The woes of a litigant start when he or she knocks at the door of the lowest rung of the judiciary near his village or town. The high courts and the Supreme Court are far away and not ordinarily accessible due to distance and expenses. It is for this reason that the Supreme Court has been trying judicially for the past 30 years to improve the infrastructure of these courts.
The result so far is disappointing. The verdict of the court earlier this month was: “The infrastructure in courts, especially in the interior parts of the country, is dying out. It would not be wrong to say that some of them are just on the ventilator.” Of 30 million cases pending, 80 per cent are in the district courts and below.
The main reason is the neglect of the governments to make adequate budgetary provisions for subordinate courts. Most states provide less than one per cent of the budget for judiciary. In this, the states follow the Union Budget model which traditionally makes the same meagre grant. Another reason for this distressing state of affairs is that the governments do not draw up a specific plan even to spend the meagre amount allotted to judiciary. The court pointed out that no democracy can afford to undermine the core values of rule of law which is intrinsically linked to access to justice.
The states have raised bureaucratic hurdles at each step suggested by the Supreme Court over the decades. The latest order is in the 279th application in a writ petition moved by the All India Judges’ Association in 1989. Seven years ago, the court had asked the state governments to reply to five specific questions, such as, why the infrastructure projects such as court buildings and residential quarters have not taken off, how long they were pending and why vacant government lands were not made available for court complexes. The states have been taking adjournments for years. When pressed they would provide a vague affidavit avoiding clear answers. This has prompted the court to ask some states like Gujarat, Uttarakhand and Maharashtra to file a “proper, detailed and accurate affidavit, project-wise and format-wise”. It looks like a battle of wits between the judges and the state law departments who draft affidavits.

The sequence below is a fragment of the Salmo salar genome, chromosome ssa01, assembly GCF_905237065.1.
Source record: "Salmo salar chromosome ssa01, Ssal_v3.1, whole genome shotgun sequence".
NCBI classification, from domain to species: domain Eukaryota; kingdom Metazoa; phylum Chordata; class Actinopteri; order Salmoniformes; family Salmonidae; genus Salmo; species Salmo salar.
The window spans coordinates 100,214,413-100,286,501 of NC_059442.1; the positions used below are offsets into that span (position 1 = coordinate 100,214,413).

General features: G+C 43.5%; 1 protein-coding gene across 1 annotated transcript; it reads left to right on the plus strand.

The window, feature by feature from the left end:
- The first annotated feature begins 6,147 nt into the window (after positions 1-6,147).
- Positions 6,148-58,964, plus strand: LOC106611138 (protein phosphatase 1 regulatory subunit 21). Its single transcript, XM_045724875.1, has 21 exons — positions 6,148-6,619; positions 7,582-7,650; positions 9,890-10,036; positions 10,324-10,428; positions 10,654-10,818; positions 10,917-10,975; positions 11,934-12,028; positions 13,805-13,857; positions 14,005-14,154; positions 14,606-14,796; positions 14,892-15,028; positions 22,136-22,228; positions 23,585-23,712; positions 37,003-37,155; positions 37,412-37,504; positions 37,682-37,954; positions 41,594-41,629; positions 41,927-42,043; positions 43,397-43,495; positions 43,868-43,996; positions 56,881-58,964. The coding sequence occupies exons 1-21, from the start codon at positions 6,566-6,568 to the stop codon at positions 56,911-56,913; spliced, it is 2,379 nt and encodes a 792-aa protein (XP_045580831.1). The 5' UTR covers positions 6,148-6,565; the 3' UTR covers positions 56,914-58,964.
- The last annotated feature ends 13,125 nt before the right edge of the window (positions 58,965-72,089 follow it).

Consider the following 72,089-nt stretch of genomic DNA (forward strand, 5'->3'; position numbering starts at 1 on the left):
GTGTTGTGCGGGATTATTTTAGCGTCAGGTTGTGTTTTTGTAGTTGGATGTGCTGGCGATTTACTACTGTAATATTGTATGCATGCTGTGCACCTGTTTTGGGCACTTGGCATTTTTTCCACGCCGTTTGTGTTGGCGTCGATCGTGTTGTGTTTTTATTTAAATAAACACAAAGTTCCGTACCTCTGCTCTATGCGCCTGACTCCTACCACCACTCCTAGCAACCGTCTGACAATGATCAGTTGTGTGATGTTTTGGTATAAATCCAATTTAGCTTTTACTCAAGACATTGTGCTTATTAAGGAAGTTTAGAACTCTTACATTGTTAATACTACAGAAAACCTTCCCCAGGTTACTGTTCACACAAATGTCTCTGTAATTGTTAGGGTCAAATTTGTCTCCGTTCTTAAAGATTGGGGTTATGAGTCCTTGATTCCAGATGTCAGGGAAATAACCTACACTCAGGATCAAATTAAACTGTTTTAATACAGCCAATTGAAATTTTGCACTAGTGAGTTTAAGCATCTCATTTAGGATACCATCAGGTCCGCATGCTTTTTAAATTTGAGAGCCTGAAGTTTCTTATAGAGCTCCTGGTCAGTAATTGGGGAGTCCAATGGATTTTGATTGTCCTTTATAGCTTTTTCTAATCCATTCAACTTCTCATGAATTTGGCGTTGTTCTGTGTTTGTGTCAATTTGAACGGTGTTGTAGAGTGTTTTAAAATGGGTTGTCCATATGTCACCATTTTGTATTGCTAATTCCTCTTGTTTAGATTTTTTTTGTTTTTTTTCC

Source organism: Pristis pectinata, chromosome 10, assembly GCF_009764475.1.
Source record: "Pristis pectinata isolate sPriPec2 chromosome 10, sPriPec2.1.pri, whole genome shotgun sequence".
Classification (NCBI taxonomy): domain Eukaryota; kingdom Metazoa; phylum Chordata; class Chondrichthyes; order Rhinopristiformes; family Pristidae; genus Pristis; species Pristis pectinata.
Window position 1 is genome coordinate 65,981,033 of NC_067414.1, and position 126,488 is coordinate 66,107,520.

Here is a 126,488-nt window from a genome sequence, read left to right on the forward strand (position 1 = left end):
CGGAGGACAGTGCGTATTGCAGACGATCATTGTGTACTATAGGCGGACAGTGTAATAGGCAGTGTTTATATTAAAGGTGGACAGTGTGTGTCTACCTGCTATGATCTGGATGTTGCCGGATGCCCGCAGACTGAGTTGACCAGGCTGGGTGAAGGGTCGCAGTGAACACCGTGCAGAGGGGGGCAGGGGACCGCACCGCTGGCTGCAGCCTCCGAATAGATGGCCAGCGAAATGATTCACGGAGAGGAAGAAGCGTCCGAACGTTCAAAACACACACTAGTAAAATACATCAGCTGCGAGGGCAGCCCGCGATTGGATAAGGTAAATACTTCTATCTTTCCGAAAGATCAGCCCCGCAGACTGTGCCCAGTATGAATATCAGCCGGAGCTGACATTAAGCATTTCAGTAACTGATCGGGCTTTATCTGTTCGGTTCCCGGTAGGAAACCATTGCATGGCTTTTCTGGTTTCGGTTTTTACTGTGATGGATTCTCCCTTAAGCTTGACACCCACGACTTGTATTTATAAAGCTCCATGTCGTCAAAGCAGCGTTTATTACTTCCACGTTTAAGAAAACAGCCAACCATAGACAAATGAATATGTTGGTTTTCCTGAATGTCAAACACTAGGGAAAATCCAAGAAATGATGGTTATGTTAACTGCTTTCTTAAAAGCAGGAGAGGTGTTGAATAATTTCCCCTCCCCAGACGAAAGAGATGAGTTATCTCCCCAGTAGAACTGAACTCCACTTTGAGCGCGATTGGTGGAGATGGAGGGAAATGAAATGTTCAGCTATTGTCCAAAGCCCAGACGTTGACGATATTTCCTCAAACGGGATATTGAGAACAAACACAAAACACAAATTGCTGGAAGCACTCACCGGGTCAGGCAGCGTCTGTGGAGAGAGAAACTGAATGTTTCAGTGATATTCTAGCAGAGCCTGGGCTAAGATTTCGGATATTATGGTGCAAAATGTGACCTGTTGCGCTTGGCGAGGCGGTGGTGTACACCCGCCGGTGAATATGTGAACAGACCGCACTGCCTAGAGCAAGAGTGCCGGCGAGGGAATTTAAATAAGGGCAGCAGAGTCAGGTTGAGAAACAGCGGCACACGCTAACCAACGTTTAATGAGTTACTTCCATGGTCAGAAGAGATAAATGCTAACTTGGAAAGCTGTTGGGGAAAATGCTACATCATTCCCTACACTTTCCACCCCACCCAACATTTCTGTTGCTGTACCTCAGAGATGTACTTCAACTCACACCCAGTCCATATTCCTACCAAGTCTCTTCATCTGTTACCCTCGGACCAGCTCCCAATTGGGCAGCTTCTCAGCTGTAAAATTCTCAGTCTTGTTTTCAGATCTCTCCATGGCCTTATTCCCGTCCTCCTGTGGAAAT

Nevertheless, the ambition of the court soars above political lethargy. It has passed a 14-point programme on various aspects of infrastructure of the courts. The court development plan comprises short-term (annual), medium-term (five years) and long-term (10 years). Most of the demands are elementary: Model court buildings, furniture, fixture, judges’ chambers, record room, adequate sitting room for the staff and officers, waiting room for litigants and lawyers, clean and hygienic washrooms, CCTV, dispensary and video conference link to jails. The list exposes how these basic facilities are lacking in the subordinate courts.
The usual excuse of the executive is that it has financial limitations. In another judgment (Brij Mohan Lal vs Union of India), the court has rejected this plea stating that “financial constraints can hardly be justified to avoid performance of the constitutional duty of the government, especially when the human rights are concerned.”
Meanwhile, some suggestions of the Supreme Court to the courts below could be applied to itself. The congestion in the apex court premises has become so life-threatening that the Attorney General took up the issue with the judges last week. Lawyers cannot reach the well of the court because of crowd, and visitors, especially women, face the threat of falling amidst strolleys carrying case files in the corridor. The description of the district courts in the judgment aptly describes the situation in the Supreme Court itself: “Court premises must be armed with better crowd management arrangement… At the time of court proceedings the crowd management in the court premises runs into utter chaos.”
Though the Supreme Court wants all courts to have adequate parking spaces, those who have to negotiate their way through the wrongly parked cars on roads around the apex court building would wish charity begins at home. Though the Chief Justice announced earlier this year that the court would be paperless, hectares of land which housed the Pragati Maidan have been taken over and multistoried constructions are coming up to accommodate tons of dog-eared files.
The court projects that when people become increasingly aware of their rights, there would be more rush at the courts’ doors. Some judges have calculated that it would take some 300 years to clear the pending cases. So the question is, what after the ventilator.